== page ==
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Paul Simon takes a bow with a new career-spanning documentary

Jewish musician premieres expansive film about his life by renowned director Alex Gibney, says hearing loss makes recording difficult

FILE - Paul Simon performs at Global Citizen Live in Central Park, New York, September 25, 2021. (Evan Agostini/Invision/AP, File)
FILE - Paul Simon performs at Global Citizen Live in Central Park, New York, September 25, 2021. (Evan Agostini/Invision/AP, File)

TORONTO (AP) — After a three-and-a-half-hour documentary on his life, Paul Simon had only sympathy for the audience.

“You’re probably exhausted,” Simon told the crowd after the premiere of Alex Gibney’s “In Restless Dreams: The Music of Paul Simon” on Sunday at the Toronto International Film Festival.

The 81-year-old Simon, himself, hadn’t watched the film before its debut, and he didn’t watch it Sunday, either. “I’ll get up the courage to see it, no doubt,” he promised.

The film, which is seeking distribution at the film festival, is an expansive look at the Jewish musician’s decades-spanning career, from growing up in Queens, New York, with Art Garfunkel to the success of “Graceland,” the sensational 1986 album he made with South African musicians.

“In Restless Dreams,” which takes its name from a lyric in “The Sound of Silence” (“In restless dreams I walked alone”), also intimately captures Simon painstakingly assembling his latest album, “Seven Psalms,” which was released in May.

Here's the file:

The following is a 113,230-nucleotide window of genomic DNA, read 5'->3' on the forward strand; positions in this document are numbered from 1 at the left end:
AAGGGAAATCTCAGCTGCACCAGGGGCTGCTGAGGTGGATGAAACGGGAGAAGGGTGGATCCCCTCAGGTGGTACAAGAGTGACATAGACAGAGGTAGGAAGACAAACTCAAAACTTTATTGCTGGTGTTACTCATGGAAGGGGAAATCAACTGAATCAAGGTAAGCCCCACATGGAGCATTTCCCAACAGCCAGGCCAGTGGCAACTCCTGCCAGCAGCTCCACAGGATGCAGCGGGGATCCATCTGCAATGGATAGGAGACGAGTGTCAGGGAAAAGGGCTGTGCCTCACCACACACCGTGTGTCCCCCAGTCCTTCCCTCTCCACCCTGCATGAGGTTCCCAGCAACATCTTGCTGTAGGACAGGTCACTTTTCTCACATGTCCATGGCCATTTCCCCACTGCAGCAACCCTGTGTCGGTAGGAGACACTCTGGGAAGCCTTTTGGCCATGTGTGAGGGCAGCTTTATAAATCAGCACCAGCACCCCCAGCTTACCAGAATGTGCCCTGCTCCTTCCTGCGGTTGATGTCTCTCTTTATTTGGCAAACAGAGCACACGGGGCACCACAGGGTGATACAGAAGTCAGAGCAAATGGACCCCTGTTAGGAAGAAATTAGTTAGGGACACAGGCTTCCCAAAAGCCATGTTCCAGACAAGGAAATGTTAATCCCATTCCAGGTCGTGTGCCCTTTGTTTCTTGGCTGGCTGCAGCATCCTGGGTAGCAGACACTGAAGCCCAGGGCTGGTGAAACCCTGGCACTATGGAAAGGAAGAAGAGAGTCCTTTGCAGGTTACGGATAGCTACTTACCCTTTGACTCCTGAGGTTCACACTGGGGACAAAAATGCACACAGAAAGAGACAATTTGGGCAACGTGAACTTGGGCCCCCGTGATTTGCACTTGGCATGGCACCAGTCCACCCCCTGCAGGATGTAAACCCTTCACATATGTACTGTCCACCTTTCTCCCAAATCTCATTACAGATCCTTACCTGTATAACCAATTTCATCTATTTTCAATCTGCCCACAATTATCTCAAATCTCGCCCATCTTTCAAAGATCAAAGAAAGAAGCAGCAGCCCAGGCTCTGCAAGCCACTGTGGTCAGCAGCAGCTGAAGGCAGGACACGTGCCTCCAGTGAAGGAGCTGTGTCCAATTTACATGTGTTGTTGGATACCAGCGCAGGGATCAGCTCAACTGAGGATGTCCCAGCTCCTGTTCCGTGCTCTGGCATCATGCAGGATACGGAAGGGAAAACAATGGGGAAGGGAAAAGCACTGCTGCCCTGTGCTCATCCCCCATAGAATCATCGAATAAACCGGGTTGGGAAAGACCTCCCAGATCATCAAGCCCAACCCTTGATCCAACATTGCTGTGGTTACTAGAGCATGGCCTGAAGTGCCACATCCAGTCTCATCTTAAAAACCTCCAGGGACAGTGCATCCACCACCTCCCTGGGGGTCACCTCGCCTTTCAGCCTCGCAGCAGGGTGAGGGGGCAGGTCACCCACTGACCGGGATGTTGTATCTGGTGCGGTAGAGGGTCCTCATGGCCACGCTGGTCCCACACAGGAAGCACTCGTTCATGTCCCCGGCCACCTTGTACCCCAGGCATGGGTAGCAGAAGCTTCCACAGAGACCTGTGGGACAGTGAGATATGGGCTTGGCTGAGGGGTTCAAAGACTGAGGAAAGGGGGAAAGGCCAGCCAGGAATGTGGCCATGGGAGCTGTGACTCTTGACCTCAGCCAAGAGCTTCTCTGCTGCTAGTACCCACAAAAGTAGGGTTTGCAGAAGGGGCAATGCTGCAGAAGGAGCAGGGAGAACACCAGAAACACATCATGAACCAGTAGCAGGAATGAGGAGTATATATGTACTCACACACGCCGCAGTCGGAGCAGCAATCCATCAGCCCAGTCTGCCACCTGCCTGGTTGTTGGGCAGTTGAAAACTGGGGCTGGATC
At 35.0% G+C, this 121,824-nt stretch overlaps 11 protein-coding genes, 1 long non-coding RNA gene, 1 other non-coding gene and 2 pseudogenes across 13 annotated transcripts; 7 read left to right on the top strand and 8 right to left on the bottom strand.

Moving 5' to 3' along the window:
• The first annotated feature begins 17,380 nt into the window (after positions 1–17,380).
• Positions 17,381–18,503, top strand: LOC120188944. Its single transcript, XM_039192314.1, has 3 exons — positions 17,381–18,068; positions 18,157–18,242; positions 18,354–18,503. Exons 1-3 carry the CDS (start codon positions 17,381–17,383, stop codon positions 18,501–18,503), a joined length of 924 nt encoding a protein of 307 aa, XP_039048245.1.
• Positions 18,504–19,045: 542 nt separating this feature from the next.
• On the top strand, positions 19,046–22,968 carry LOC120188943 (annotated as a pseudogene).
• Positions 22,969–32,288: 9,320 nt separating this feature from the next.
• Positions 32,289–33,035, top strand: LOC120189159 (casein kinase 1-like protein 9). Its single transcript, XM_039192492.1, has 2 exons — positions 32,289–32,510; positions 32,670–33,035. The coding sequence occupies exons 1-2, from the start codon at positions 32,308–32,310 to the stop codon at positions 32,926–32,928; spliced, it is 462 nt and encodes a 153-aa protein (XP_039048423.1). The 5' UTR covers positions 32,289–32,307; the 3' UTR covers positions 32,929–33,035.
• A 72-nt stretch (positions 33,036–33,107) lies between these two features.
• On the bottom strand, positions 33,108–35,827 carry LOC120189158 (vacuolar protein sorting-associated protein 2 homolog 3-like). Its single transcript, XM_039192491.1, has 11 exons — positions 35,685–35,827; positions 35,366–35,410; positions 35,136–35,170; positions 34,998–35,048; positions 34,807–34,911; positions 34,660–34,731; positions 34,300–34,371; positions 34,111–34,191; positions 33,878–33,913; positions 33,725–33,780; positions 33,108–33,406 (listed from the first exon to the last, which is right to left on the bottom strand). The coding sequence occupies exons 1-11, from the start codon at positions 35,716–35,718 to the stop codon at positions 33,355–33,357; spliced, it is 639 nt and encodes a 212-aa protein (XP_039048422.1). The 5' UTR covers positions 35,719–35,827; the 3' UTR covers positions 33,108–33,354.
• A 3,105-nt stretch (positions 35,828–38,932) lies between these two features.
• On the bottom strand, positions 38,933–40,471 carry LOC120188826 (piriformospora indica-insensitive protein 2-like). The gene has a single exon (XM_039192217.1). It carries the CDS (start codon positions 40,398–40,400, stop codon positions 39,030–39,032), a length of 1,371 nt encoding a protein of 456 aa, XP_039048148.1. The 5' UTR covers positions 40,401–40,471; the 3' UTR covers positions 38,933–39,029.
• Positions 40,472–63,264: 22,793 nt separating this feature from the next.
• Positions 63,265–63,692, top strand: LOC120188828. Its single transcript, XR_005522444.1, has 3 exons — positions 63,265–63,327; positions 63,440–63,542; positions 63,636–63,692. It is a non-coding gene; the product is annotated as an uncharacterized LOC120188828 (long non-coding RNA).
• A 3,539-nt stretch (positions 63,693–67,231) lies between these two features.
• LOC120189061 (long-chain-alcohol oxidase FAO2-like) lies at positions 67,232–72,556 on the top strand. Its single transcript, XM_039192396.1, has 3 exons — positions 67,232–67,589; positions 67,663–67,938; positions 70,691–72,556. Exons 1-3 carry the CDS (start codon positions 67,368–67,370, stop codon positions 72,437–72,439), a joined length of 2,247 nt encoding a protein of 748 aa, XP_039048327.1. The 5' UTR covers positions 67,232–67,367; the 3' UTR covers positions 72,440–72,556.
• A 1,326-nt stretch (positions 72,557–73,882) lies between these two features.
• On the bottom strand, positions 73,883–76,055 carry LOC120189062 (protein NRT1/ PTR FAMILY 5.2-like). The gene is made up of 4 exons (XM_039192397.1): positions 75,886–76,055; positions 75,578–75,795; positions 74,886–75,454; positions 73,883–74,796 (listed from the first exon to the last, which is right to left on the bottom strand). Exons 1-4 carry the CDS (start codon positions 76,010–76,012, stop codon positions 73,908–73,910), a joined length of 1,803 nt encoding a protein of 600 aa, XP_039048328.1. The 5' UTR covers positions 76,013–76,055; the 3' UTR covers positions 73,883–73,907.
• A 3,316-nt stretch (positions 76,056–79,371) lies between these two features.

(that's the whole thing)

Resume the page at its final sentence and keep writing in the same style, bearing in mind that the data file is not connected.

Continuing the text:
He began the album, his first in several years, he says, after a dream in 2019 in which he envisioned an album of seven songs. His work at his home studio in Wimberly, Texas, was made more difficult by Simon’s hearing loss in his left ear, throwing off his musical equilibrium.

“I haven’t accepted it entirely, but I’m beginning to,” Simon told the audience of his hearing loss in a post-screening Q&A.

Simon reached out to Gibney, the veteran documentarian of “Going Clear: Scientology and the Prison of Belief” and “Taxi to the Dark Side,” after admiring his 2015 documentary “Sinatra: All or Nothing at All.” Though the cameras took some adjusting to, Simon was content for Gibney to assemble a narrative around his life.

“Having the truth about me depicted by an observer is very interesting to me,” Simon said. “I think I’m probably not the person to want to describe what the truth is. I’m biased on both sides. I overestimate myself and I dislike myself to a sufficient degree that I’d rather give it to someone else to document.”

Further, Simon said, he wished some of his earlier recording sessions had been filmed, like those for 1970’s “Bridge Over Troubled Water” or “Graceland.” “In Restless Dreams” does include some rare footage, including 16mm dailies from the making of the 1969 documentary “Songs of America” and early rehearsals of “Graceland.”

After some prodding, Simon acknowledged that he is still making music and recently wrote a new song. Ideas are also still coming to him at night, too.

“The other night I dreamed again,” Simon said, to applause. “I dreamed it would be a good idea if I wrote a song called ‘It’s What’s His Name.’ ”

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